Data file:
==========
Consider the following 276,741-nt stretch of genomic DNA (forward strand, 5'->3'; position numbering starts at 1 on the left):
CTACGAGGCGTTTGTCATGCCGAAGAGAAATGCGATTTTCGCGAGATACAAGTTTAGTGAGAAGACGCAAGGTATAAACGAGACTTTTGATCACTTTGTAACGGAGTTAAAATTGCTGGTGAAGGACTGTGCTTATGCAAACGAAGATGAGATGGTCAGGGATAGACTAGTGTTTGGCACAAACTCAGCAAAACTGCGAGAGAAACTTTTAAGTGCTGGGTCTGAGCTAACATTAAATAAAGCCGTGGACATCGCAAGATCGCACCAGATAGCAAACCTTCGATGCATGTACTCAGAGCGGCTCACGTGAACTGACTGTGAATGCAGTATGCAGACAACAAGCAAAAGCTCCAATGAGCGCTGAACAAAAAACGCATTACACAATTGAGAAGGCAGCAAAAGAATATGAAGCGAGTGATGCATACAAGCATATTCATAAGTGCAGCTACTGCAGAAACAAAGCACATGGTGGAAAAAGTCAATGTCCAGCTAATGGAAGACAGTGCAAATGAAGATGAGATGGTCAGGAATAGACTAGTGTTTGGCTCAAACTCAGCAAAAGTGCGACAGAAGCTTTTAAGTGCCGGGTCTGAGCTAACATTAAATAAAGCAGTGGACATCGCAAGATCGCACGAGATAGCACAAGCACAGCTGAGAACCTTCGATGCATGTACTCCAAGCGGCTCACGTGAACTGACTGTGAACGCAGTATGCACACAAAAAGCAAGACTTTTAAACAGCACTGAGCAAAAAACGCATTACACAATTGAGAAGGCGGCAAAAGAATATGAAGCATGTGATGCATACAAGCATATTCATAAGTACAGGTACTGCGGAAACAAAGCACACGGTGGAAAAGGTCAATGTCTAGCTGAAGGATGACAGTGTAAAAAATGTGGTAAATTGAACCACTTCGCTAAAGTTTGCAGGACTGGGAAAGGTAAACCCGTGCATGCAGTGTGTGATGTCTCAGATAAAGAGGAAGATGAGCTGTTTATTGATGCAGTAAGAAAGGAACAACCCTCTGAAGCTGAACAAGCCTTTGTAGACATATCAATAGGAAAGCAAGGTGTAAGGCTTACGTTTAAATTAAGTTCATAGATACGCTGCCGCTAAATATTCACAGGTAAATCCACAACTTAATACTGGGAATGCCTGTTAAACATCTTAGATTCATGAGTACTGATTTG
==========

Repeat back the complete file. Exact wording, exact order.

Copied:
Consider the following 276,741-nt stretch of genomic DNA (forward strand, 5'->3'; position numbering starts at 1 on the left):
CTACGAGGCGTTTGTCATGCCGAAGAGAAATGCGATTTTCGCGAGATACAAGTTTAGTGAGAAGACGCAAGGTATAAACGAGACTTTTGATCACTTTGTAACGGAGTTAAAATTGCTGGTGAAGGACTGTGCTTATGCAAACGAAGATGAGATGGTCAGGGATAGACTAGTGTTTGGCACAAACTCAGCAAAACTGCGAGAGAAACTTTTAAGTGCTGGGTCTGAGCTAACATTAAATAAAGCCGTGGACATCGCAAGATCGCACCAGATAGCAAACCTTCGATGCATGTACTCAGAGCGGCTCACGTGAACTGACTGTGAATGCAGTATGCAGACAACAAGCAAAAGCTCCAATGAGCGCTGAACAAAAAACGCATTACACAATTGAGAAGGCAGCAAAAGAATATGAAGCGAGTGATGCATACAAGCATATTCATAAGTGCAGCTACTGCAGAAACAAAGCACATGGTGGAAAAAGTCAATGTCCAGCTAATGGAAGACAGTGCAAATGAAGATGAGATGGTCAGGAATAGACTAGTGTTTGGCTCAAACTCAGCAAAAGTGCGACAGAAGCTTTTAAGTGCCGGGTCTGAGCTAACATTAAATAAAGCAGTGGACATCGCAAGATCGCACGAGATAGCACAAGCACAGCTGAGAACCTTCGATGCATGTACTCCAAGCGGCTCACGTGAACTGACTGTGAACGCAGTATGCACACAAAAAGCAAGACTTTTAAACAGCACTGAGCAAAAAACGCATTACACAATTGAGAAGGCGGCAAAAGAATATGAAGCATGTGATGCATACAAGCATATTCATAAGTACAGGTACTGCGGAAACAAAGCACACGGTGGAAAAGGTCAATGTCTAGCTGAAGGATGACAGTGTAAAAAATGTGGTAAATTGAACCACTTCGCTAAAGTTTGCAGGACTGGGAAAGGTAAACCCGTGCATGCAGTGTGTGATGTCTCAGATAAAGAGGAAGATGAGCTGTTTATTGATGCAGTAAGAAAGGAACAACCCTCTGAAGCTGAACAAGCCTTTGTAGACATATCAATAGGAAAGCAAGGTGTAAGGCTTACGTTTAAATTAAGTTCATAGATACGCTGCCGCTAAATATTCACAGGTAAATCCACAACTTAATACTGGGAATGCCTGTTAAACATCTTAGATTCATGAGTACTGATTTG